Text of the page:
By Ido Sokolovsky
(Original article in Hebrew here)
Basically, there are two types of religious people in our world. There are those who draw the line between their world of values and the real world, still there are those who don’t. In Israel, the most prominent representative of the first kind was the late Prof. Yeshayahu Leibowitz. He was a religious man, some would say a fanatic, yet his faith was not influenced by the factual reality. Leibowitz claimed that faith is a matter of values: As there is no logical explanation to the issue of why one person is ready to die for his/her country while other doesn’t – there is also no logical explanation for observing religious rules. He recognized the fact that the Bible (the Old Testament) was written by man, but this didn’t make it any less sacred for him. A good friend of mine who became religious remained the same skeptic and rational person he’d always been, and it’s clear to him – also nowadays – that the story of the flood never took place exactly as written, and he does not believe in some know-all figure in heaven that will punish him for stealing or reward him for giving charity. If all religious people knew to draw that line, the situation in Israel and worldwide would be much better. The problem is not with those who believe in one religion or another, but with the inability to separate the two domains – values and facts.
In order to explain why this mix is so dangerous, let’s take the example of Jonas Salk – the man who developed the polio vaccine. Polio – also known as ‘infantile paralysis’ – had many thousands of victims until Salk managed to create a proper vaccine for it. Salk, on top of being a great scientist, was also an outstanding person. He deliberately gave up the profit he could have made from his discovery. The amount of money he could have made is nowadays estimated in no less than 5 billion dollars! But Salk was satisfied with the honor and the knowledge about the millions of children he saved from bitter fate.
Now let’s imagine a fictitious scientist named ‘Kalk’ who developed a vaccine for cancer or AIDS. However, unlike the real Salk, our ‘Kalk’ refuses to reveal the results of his studies to the public and to the rest of the scientists. Let’s imagine our Kalk says he’s ready to give a free vaccine to whoever promises to hang Kalk’s portrait on the wall, or declares ‘Long live Kalk’ three times a day, or performs some other gesture of admiration. In this case, it’s clear to us that people would doubt Kalk really has such a vaccine. There are plenty of charlatans and megalomaniacs in our world. Note that we, in our imaginary story, know that the vaccine actually works, but doesn’t it make sense that at least some of the people would doubt the story? Doesn’t it make sense that many people would decide not to make fools of themselves for this mad Kalk?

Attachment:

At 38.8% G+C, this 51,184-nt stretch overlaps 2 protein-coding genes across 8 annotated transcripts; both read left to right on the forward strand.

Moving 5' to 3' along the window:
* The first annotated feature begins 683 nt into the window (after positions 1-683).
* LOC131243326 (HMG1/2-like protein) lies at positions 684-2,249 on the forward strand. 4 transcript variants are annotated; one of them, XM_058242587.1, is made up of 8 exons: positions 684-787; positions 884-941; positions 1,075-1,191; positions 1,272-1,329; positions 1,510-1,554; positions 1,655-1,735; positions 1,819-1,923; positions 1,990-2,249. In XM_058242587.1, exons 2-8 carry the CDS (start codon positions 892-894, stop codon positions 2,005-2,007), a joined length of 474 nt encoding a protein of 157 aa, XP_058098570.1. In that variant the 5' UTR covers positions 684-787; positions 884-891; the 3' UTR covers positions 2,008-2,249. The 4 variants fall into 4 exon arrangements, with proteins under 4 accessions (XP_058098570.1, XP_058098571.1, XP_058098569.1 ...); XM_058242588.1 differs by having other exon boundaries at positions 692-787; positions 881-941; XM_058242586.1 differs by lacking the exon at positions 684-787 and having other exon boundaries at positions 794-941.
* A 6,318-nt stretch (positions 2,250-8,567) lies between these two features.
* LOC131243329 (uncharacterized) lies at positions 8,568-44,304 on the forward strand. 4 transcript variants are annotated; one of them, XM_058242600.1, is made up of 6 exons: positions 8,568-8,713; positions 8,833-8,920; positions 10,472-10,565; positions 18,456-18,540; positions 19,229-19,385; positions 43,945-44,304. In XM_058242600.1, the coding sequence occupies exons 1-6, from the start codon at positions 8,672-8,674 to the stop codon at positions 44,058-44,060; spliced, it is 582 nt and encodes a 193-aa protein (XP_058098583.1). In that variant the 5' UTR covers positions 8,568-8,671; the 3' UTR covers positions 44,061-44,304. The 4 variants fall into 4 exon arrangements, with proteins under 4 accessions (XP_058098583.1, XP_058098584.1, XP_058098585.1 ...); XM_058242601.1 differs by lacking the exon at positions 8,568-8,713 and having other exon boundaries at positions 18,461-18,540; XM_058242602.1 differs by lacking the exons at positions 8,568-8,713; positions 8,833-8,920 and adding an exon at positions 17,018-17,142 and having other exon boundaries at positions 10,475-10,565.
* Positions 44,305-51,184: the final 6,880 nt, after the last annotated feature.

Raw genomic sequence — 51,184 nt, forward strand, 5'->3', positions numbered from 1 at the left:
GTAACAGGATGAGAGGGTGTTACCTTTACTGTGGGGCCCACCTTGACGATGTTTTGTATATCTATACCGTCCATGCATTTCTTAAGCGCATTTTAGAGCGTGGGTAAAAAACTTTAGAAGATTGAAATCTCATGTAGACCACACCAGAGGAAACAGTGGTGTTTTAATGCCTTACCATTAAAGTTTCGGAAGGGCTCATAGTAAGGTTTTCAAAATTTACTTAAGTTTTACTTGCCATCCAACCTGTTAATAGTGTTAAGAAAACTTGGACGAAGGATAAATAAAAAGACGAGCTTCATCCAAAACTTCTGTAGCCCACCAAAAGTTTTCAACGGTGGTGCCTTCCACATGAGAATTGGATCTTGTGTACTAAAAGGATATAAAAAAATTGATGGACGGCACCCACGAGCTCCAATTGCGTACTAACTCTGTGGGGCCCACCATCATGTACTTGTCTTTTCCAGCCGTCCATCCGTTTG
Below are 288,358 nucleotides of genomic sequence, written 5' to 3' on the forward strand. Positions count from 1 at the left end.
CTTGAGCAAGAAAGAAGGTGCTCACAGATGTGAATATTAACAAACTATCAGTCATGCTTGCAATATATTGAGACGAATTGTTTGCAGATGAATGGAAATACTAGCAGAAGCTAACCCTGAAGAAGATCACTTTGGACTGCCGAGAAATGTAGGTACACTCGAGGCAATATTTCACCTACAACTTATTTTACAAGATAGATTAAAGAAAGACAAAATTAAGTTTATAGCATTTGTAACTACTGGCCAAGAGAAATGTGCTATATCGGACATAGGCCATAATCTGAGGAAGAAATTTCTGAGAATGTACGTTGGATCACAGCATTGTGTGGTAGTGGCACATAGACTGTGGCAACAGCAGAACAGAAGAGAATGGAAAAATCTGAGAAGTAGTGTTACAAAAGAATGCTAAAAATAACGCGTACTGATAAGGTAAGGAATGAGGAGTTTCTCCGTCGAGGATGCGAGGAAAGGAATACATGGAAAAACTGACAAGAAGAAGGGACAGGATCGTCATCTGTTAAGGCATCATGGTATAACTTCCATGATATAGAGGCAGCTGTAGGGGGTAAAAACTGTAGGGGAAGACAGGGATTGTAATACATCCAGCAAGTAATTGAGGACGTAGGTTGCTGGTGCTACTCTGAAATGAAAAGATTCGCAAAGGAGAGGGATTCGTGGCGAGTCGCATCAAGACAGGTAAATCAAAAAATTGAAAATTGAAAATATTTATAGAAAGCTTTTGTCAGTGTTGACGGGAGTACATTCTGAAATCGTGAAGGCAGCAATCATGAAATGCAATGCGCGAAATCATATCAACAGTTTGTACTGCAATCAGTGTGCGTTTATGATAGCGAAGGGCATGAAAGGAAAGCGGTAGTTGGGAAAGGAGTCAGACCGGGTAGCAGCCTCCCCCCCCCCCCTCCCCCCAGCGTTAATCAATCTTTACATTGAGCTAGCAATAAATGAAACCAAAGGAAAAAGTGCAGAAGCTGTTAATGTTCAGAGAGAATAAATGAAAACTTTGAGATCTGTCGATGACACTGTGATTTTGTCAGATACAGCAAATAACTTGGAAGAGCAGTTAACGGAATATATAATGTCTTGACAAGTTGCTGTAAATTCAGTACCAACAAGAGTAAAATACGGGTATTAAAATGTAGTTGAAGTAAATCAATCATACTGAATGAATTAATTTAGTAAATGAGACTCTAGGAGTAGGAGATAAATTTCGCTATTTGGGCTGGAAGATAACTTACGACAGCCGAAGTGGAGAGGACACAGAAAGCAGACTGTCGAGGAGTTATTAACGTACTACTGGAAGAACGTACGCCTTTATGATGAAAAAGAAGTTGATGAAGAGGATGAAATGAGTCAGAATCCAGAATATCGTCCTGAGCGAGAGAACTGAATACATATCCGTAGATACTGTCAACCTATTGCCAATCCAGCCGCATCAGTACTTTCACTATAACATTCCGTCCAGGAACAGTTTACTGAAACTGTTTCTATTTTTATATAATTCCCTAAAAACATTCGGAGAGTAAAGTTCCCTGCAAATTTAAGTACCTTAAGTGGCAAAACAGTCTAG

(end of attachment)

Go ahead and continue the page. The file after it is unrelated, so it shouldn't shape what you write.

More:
Beyond the moral question – is it really right for a person to demand all kinds of treats in order to save children from paralysis – there is the factual question already mentioned above. Yes, I would bow to him, or perform any other acts of worship, had I been convinced this would save my son from a bitter fate… which parent wouldn’t? The problem is I don’t believe him, I’m waiting for a proof and in our imaginary story – Kalk refuses to give me a proof and demands I believe him unconditionally.
Religious people often explain to me that they, just like the real Salk, only try to save me. After all, if he who observes religious rules goes to heaven, then my religious friend does me a big favor by making me observing those rules. Think of a parent who vaccinated his child using Dr. Kalk’s vaccine, and now tries to convince his neighbor to do the same. You can imagine him saying: “C’mon John, kiss Kalk’s shoe and save your child, what the hell do you care?” And in our imaginary story he would be right.
Thus it’s clear why a religious person tries to convince me to be like him (or her). He is a good person who tries to help me. The problem is that unknowingly he’s turned his god into a sinister character just like Kalk, the fictitious scientist. Jonas Salk immediately published his researches, presented all the proofs, and (as already mentioned) even gave up the possibility to be rich, so that as many children as possible will be saved. What does the religious people’s god do? According to them, it’s ok with him that I suffer eternally, not because I did something wrong in purpose, but because I wasn’t convinced by a certain factual claim.
At this point some religious person may say “well, what will convince you, heretic? What proof of god do you look for?” And the answer to this is simple – if there is a god, he surely knows what will convince me. You see, there are things I’m convinced of. The god believed by the religious people should be able to provide a convincing proof for anyone. One may need letters of fire in the sky, another need some mathematical equation, yet another wants some warm feeling deep inside. The religious’ god could have provided each with the required proof, thus eliminate the doubts in the factual matter. This is like fixing our imaginary story about Dr. Kalk: This time the arrogant scientist agrees to provide sufficient proof of holding the vaccine for cancer, but still asks for whoever gets the vaccine to bow to him. The religious people’s god is not even ready to provide this. He is like the scientist I invented – having great abilities and miserable mean personality.
Dr. Salk was not the only one who preferred the interest of humanity over personal wealth. Wilhelm Rontgen refused to get rich from the invention of the machine carrying his name, and like him – many scientific pioneers revolutionized science, while merely seeing the interest of mankind. What does it mean for the god you believe in, if he is meaner and more evil than several mortal people we know of?
Jonas Edward Salk
Better than God
(Picture from Wikipedia)